I fell in love with the work of God in and thru the Moravians in my “Church Since The Reformation” church history class in Seminary.
I know that may sound weird. But the Moravians captivated me.
To the point that I forced my wife to go with me to Winston Salem, NC to go see the first Moravian community that formed in the United States.
The struggle and imperfection of the people.
The difficulty of living in close community with one another.
The devotion to prayer (almost 100 years of 24-7 prayer) and confession.
The dedication to taking the Gospel to the whole world (before it was easy – they’d literally send family members off on boats to unknown places only to never see them again).
Hardly any of us in today’s world commit ourselves to anything like these people committed themselves to one another and to God, if we’re honest.
Then, shortly after Seminary, I fell in love with the Wesleys and the Methodist movement in the same way.
Of course, I had learned about them in that same class. But there was something about the practicality of working in a church that created the context for the principles of the Methodist movement to come alive for me.
The desire for all people to hear the Gospel – not just “preach” in a church gathering.
The intentionality of grouping people together to care for one another’s souls.
The balance of relational structures with Spirit-led movement.
Just like the Moravians, it took my breath away. How God was at work in and through people in such normal and yet powerful ways.
And these movements captured me because the Spirit who is in me resonated with the same Spirit in those people. The same Spirit that has always been ushering in the kingdom of God.
Thru the elders and craftsmen of Israel.
Thru the prophets and poets of the Old Testament.
Thru the disciples and apostles of the New Testament.
Thru the priesthood of all believers of the Church today.
The love I felt that drew me toward these movements was the very love of God for His people, actually for all people that He wants to come to know His love.
And this is why, after “swimming in the Methodist waters” for the last nearly decade, I’ve grown even more confused by the “denominationalization” of the kingdom of God.
Yes I just made up a word.
And this isn’t just true of Methodists. I have friends in so many denominations that started as kingdom movements and yet now, let’s just be honest, aren’t.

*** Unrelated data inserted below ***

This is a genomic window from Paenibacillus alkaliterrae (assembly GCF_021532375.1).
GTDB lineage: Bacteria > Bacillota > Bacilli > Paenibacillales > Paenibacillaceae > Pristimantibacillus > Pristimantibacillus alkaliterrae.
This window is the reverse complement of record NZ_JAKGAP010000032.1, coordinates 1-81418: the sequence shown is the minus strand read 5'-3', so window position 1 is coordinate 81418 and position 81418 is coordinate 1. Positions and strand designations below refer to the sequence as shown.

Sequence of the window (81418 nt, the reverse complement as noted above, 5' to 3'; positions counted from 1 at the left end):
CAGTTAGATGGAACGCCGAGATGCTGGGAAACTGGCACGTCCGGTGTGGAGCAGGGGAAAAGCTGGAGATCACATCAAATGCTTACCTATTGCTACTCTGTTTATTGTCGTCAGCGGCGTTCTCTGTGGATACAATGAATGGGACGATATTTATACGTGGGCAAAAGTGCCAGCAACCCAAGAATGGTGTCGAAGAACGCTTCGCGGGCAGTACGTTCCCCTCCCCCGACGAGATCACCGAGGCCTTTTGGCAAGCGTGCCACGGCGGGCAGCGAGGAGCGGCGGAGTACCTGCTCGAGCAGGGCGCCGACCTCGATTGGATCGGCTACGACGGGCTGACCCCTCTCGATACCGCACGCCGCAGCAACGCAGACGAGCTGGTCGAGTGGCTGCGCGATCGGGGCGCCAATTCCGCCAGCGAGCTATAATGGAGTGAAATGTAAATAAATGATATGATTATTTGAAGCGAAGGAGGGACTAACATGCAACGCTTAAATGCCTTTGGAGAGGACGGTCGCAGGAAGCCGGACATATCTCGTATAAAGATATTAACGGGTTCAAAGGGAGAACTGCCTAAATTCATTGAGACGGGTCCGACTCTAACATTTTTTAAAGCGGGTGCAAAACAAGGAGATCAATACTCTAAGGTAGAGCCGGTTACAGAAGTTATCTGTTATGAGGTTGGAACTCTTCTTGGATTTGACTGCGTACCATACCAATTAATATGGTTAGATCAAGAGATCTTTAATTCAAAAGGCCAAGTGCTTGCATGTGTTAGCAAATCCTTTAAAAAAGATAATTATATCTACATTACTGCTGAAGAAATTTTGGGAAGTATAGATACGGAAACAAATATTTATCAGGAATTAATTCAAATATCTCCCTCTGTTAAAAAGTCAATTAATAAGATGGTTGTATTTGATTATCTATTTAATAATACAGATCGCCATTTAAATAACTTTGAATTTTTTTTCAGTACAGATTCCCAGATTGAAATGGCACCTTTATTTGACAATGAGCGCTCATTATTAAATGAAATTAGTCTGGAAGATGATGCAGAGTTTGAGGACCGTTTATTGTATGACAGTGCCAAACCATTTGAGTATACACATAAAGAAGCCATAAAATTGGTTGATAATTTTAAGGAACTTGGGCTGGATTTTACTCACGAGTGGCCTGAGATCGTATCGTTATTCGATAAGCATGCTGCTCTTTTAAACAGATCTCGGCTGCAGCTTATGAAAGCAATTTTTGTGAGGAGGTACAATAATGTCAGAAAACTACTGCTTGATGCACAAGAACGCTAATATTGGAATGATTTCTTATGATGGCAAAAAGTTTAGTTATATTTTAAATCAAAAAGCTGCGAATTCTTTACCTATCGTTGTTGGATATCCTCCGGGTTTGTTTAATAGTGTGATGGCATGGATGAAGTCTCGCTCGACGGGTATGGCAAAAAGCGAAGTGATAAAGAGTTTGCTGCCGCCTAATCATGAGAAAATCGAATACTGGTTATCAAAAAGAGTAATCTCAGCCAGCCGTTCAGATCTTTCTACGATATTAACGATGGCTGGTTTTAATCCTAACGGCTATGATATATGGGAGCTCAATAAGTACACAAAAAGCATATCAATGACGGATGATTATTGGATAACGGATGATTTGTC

So we must ask ourselves: Why are denominations consistently the place that kingdom movements go to die or become dormant?
And then secondly, and potentially more importantly, if thats true, then: Why do we keep creating the same things expecting different results?
So many Christian leaders continue to say they want to be a part of something like these kingdom movements that happened outside and alongside the established religious structures of their day, but then attempt to do the work of kingdom movement within the structures that have consistently not allowed for kingdom movement. And then are confused when it doesn’t work.
It’s either ironic or insane. I can’t decide which anymore.
It’s what I did for nearly half of my life. I kept holding out hope for “renewal” or “revitalization” or “reformation.”
But over the last 7 years or so I’ve been asking myself: Is that really how resurrection happens though?
So for the last several years I’ve made it pretty clear that I think God is doing something he’s done before, if people are willing to follow Him into it.
Something He did in Acts.
Something He did in the Monastics.
Something He did in the Moravians and the Methodists and other modern kingdom movements.
He’s calling entire communities of people into renewed relationship with Him and one another.
Not for the “purpose” of revival or awakening. Just simply for the purpose of His love.
Not with a “plan” of creating the next big thing or fast-moving, multiplication model. Just simply with a plan to devote themselves to one another and to Him.
Prayer and presence will mark these communities.
Hospitality and hope will be their commitment.
Sacrificial love and sustainable life rhythms will become their pious work.
Hidden acts of service and homes filled with God’s presence will permeate all they do.
The thing that unites them won’t be organizational, nor performative, nor attractional, nor visionary.
It will be incarnation.
Real life with one another, with God.
They will work and play full of the Spirit.
They will raise kids and grandkids and other’s kids together in the faith.
They will work thru conflict and practice forgiveness as a means of grace.
They will listen and give generously and celebrate God’s creation.
They will be a kingdom movement. Whether they have a name or logo or website or building or bylaws is irrelevant. It will barely cross their mind if at all.
Because they will have one another.
And they will have God’s presence.
And after all, isn’t that what this whole Advent of the kingdom we just celebrated is all about anyways?
God with us.
God among us.
God experienced through our relationships with one another in the midst of our every day life.
That’s a kingdom movement.
It’s simply beautiful.
And it captivates the depth of my very soul.